If you were planning on getting a government rebate check to cover the cost of buying a converter box so that your old analog TV set will work after the switch to digital on February 17, act quickly: the program is running out of money.
HBO is working on an adaptation of the British comedy series Shameless. The first season of the British version is the only one available in US DVD format.
Dancing with the Stars cohost Samantha Harris has joined The Insider as a correspondent (thanks for the tip, Jen C). You can now stop watching The Insider.
The Chicago Tribune’s The Watcher blog has a handy list of shows debuting or returning in January.
A fascinating new series premiered last night on PBS. The Story of India is a six-part series that traces the history of Indian civilization, which has surprising ties to the West both culturally and linguistically. The show looks beautiful in HD, too.
The first hour of Superstars of Dance finished in third place in the Sunday night ratings, while the show moved in to first place during its second hour. It averaged just over 10 million viewers across both hours, but we’ll see if those numbers hold up in the coming weeks.
After watching last night’s episode, I’ve decided to bail on Superstars of Dance. There’s not enough content to justify the two-hour run time, and the editing of the dance numbers is so poor that it makes them hard to enjoy.
Take for example the Indian group bhangra dance. The routine lasted for 2 minutes 50 seconds. During that time, there were at least 49 different camera shots (I may have missed a few). That averages less than four seconds per shot.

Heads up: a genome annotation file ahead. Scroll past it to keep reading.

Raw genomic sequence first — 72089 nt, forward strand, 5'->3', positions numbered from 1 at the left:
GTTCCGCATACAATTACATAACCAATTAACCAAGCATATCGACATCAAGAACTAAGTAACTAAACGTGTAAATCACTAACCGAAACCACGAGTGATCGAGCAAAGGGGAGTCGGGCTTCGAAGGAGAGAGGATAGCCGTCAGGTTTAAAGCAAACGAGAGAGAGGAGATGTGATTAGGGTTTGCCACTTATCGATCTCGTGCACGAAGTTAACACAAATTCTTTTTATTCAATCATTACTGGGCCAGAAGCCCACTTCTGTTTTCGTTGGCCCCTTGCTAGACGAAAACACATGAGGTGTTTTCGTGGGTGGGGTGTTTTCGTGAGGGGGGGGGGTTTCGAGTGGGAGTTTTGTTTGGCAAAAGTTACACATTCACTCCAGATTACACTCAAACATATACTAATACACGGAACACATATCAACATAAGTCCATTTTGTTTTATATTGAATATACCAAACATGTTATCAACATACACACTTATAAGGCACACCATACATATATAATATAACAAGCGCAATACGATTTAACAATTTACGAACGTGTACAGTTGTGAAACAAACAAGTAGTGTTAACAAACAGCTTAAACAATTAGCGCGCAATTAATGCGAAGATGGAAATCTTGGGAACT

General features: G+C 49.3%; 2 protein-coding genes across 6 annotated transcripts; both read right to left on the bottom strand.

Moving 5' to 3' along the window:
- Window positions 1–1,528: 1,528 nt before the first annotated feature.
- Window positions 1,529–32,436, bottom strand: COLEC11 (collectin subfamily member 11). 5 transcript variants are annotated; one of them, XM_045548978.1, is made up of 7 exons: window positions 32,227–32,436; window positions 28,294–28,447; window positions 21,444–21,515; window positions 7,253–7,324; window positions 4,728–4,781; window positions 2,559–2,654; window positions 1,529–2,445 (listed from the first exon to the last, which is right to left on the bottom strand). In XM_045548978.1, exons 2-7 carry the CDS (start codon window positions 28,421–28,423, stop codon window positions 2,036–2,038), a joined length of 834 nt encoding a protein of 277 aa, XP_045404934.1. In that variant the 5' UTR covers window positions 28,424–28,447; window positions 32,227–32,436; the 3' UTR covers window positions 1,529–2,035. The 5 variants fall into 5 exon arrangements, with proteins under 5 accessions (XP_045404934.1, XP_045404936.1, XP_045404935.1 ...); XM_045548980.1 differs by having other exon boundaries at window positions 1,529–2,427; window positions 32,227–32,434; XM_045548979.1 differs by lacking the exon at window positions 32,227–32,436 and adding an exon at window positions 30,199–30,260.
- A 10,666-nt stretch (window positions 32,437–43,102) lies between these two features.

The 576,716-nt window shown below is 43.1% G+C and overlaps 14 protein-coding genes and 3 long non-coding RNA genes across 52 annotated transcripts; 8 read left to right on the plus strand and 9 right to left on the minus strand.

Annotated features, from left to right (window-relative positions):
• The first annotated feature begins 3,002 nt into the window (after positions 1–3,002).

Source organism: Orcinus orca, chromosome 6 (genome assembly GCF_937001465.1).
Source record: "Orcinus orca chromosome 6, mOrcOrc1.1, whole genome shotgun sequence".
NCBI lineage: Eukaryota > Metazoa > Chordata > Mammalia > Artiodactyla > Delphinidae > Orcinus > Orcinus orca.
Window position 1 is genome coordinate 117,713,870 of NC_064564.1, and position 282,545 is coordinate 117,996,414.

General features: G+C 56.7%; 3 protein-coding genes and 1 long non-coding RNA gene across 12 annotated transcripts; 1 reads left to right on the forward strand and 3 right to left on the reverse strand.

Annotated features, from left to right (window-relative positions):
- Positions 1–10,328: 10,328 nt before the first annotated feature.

With each cut, the angles changed drastically, from closeup to long shot to face to feet to group to individual to audience, and so on. It was impossible to get an overall sense of the dance. DwtS has quick-cuts, too, but that show almost always keeps the entire couple/group/individual in frame throughout the dance, so you really get a feel for the routine.
In addition to the contextually worthless shots of individual dancers’ faces and feet and the studio audience, the routine was occasionally shown from a viewpoint above or behind the dancers, even though the routine was choreographed for a front-seated studio audience. Why can’t we just see the performance from the studio audience’s perspective, the way the routine is choreographed?
During the longest continual shots (which were maybe ten seconds long), the camera moved from one side of the stage to the other, sometimes in the opposite direction of the dancers. That made it hard to get any sense of where the dancers were on stage or where they were going, and it made the choreography appear less impressive. Again, why can’t we just watch the performances the way they were meant to be watched?
Superstars of Dance seems to be edited for people with exceptionally short attention spans (shorter than three minutes, evidently), for whom constant motion is more important than continuity — as if the constant motion of the dancers isn’t visually stimulating enough. I’m not one of those people, so I’m out.